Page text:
Local mountain biker to represent U.S. at international orienteering championship
August 14, 2012
By Christina Corrales-Toy
Rebecca Jensen loves mountain biking.
The only reason she moved to Issaquah in 2010 was to take advantage of the trails around the area.
“I moved here because I didn’t have a car, but I wanted to go mountain biking,” she said. “I love that I can ride to Grand Ridge Park from my house and ride some awesome trails.”
Now, Jensen, 27, will join a group of women from the Northwest who will represent the United States in the 2012 World Mountain Bike Orienteering Championships in Veszprem, Hungary.
Mountain bike orienteering, or MTBO, is a relatively unknown sport in the United States. The sport, which combines the skills of navigation and bike riding, is popular in Europe, where it originated.
MTBO is part scavenger hunt and part race. Competitors are given a topographical map with certain checkpoints, or controls. Armed with just an old-fashioned compass and a map, participants must navigate their way through the course, finding each checkpoint.
What’s unique about orienteering, though, is that competitors can choose to take any path toward the control points. For racers, this means a path could veer off-trail through shrubs and foliage.
“It’s about map-reading and making decisions on the fly, and choosing what you think is the best route,” Jensen said. “So that’s kind of a game, it’s not just navigating to a point but making a decision as to which way you think is the fastest way and executing it.”
Jensen has been cycling for years. She won numerous awards while cycling for her Whitman College team. After graduation, Jensen and a friend rode their bikes from Oregon to Virginia on a three-month trek.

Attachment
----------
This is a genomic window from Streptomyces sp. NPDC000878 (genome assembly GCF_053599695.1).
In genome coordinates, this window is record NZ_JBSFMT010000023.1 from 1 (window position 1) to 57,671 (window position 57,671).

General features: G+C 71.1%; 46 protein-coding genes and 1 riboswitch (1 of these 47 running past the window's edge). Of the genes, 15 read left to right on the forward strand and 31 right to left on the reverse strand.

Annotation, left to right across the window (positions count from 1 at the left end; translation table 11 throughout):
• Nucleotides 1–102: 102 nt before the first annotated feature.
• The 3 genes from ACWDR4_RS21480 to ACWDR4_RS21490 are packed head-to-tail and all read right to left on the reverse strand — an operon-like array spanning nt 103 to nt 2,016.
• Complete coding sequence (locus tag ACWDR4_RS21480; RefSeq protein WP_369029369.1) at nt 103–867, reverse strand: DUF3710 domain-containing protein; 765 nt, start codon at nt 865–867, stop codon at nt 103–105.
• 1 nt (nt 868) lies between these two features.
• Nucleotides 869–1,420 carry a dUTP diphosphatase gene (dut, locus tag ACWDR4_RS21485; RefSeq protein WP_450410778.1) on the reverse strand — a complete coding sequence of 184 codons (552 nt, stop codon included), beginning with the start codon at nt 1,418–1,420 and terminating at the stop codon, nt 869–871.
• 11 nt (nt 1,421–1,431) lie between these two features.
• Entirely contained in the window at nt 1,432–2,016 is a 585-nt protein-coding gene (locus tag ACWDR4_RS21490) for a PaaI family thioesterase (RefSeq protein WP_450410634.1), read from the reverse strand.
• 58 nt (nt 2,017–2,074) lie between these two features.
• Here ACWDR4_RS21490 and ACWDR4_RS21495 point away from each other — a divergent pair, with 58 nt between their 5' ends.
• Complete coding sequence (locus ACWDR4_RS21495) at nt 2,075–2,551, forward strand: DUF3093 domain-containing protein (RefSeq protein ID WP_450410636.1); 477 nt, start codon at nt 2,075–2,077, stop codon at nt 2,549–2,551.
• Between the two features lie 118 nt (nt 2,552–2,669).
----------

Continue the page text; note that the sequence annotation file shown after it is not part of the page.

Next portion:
She doesn’t have any expectations about her performance in Hungary, but she hopes to learn from the experience.
On the Web
Learn more about orienteering and watch videos of Rebecca competing at www.runbosco.com.
“My expectation really is to learn a lot, not just about the sport itself but about competing internationally,” she said.
Mike Schuh, of the Cascade Orienteering Club in Seattle, has been coaching Jensen for the event. Schuh put together a course through Soaring Eagle Park in Sammamish, where Jensen has been training.
“My goals for her are to have fun and to learn about competitive orienteering at the highest level,” Schuh said.
He added that Jensen has been a great pupil.
“Rebecca is smart and inquisitive, enthusiastically asks very good questions, and quickly absorbs new knowledge,” he said.
Jensen sees her participation in the event as a way to bring exposure to the sport.
“It’s really about creating excitement and awareness about mountain bike orienteering,” she said.
Her commitment to the sport’s exposure is evidenced by her site, www.runbosco.com, where Jensen posts video footage of her orienteering races, giving beginners a taste of what the sport is about.
With a camera attached to her chest, Jensen goes through her thought process as she navigates a course. After the meet, she uploads the footage, intersperses commentary and adds marked-maps as visual aids.
“I’m not making any money off of the site but I want to convey the excitement that is orienteering,” she said. “My No. 1 goal was to make orienteering as approachable and beginner-friendly as possible.”
It’s a sport for everyone, Jensen stressed. From beginners to experts, orienteering is a great way to enjoy the outdoors and experience an unforgettable adrenaline rush, she said.
“To convey the excitement and the adrenaline that happens with any kind of orienteering, I tell people I feel either like a fugitive or some hero in a movie that has to find the next thing and it becomes really urgent,” she said.
Jensen and her teammates will be the first team to represent the United States at the competition, which runs from Aug. 20-25.